in these five cases. After the genetic counseling, all
of the five families decided to carry the pregnancy to term.
The follow-up evaluations of the babies were normal.
We have observed rare euchromatin variants in three
cases leading to duplications of 9p11.21-13.1, 9q13-21.12,
15q11-13 chromosome regions. 15q11q13 duplications
were maternally transmitted to the fetus and FISH results
using Prader Willi/Angelman syndrome dual color
locus specific probes showed that duplicated region did
not contain the PWS/AS critical region. We found two
prenatal cases with maternally inherited duplications of
chromosome 9p11.2-p13.1 and 9q13-q21.12. Duplication
of the 9p11.2-p13.1 region in case 21 was confirmed by
array CGH analysis.
We observed de novo interstitial deletion of the 5q13-q22
and 1q22-q25 chromosome regions in case 18 and 19 who
were referred for amniocentesis due to increased nuchal
transluency and bilateral pyelectasis, respectively. In both
cases the pregnancies were terminated due to the abnormal
cytogenetic findings. Postmortem evaluations of case 18
revealed facial abnormalities, broad neck, posterolateral
diaphragmatic hernia, bilateral club foot, unilateral kidney
agenesis, and thymic dysplasia. Facial abnormalities,
flexion deformity on hands and feet and cardiomegaly were
observed during postmortem evaluations in case 19.
We detected eight supernumerary marker chromosomes
in our cohort with a frequency of 0.079%. In five of
these cases, the chromosomal origins of the marker
chromosomes were clarified by FISH using Chromoprobe
Multiprobe-I and SpectraVysion Multicolor FISH probes.
In two of the cases, supernumarary marker chromosomes
originated from chromosome 15 and the other one was
from chromosome 13 or 21. In the remaining three cases,
the families did not accept further molecular cytogenetic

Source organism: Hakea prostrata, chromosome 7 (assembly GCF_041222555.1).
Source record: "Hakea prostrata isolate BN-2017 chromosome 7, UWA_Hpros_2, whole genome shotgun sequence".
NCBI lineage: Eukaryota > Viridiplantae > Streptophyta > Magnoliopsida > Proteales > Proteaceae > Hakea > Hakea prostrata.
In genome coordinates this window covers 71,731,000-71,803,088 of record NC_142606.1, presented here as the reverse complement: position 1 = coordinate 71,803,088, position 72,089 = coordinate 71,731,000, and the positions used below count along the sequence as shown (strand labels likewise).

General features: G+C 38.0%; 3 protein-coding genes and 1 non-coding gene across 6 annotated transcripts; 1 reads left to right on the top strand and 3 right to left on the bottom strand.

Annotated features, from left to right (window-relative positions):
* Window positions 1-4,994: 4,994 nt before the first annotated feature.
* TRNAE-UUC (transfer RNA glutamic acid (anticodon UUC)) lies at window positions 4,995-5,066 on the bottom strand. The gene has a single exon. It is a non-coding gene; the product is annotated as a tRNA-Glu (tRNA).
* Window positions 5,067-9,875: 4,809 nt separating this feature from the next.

studies for the detection of the origin of supernumerary
In case 23 with de novo mosaic ring chromosome 13,
breakpoints were located at p11 and q32 bands. Prenatal
cytogenetic analyses were performed because of multiple
ultrasonographic findings. The pregnancy was terminated.
However, the details of the ultrasonographic findings and
postmortem evaluations were not available.
We detected de novo ring chromosome 21 in one case.
Possible duplication or deletion of the Down syndrome on
the critical region of the ring chromosome 21 was excluded
by FISH analysis using Down Syndrome Critical region
dual color locus specific probes. Genetic counseling was
given to parents considering the existence of monosomy 21
mosaicism. The family decided to terminate the pregnancy.
Structural abnormalities were observed in 95 cases. The
most frequent structural abnormalities were balanced
translocations with a frequency of 53.7% (51 cases)
followed by unbalanced translocations (16.8%), inversions
(11.6%), supernumerary marker chromosomes (8.4%),
duplications (4.2%), deletions and ring chromosomes (2.1%) and complex translocation (1.1%) (Table I).
Familial transmission status of the structural chromosomal
abnormalities was as follows; de novo in 47 cases (49.5%),
maternal in 30 cases (31.6%), and paternal in 18 cases
(18.9%). Mosaicism was not detected in 83 of 95 cases with
a structural chromosomal abnormality (87.4%), whereas in
12 cases, structural chromosome abnormalities were in a
mosaic state (12.6%). Rare chromosomal abnormalities and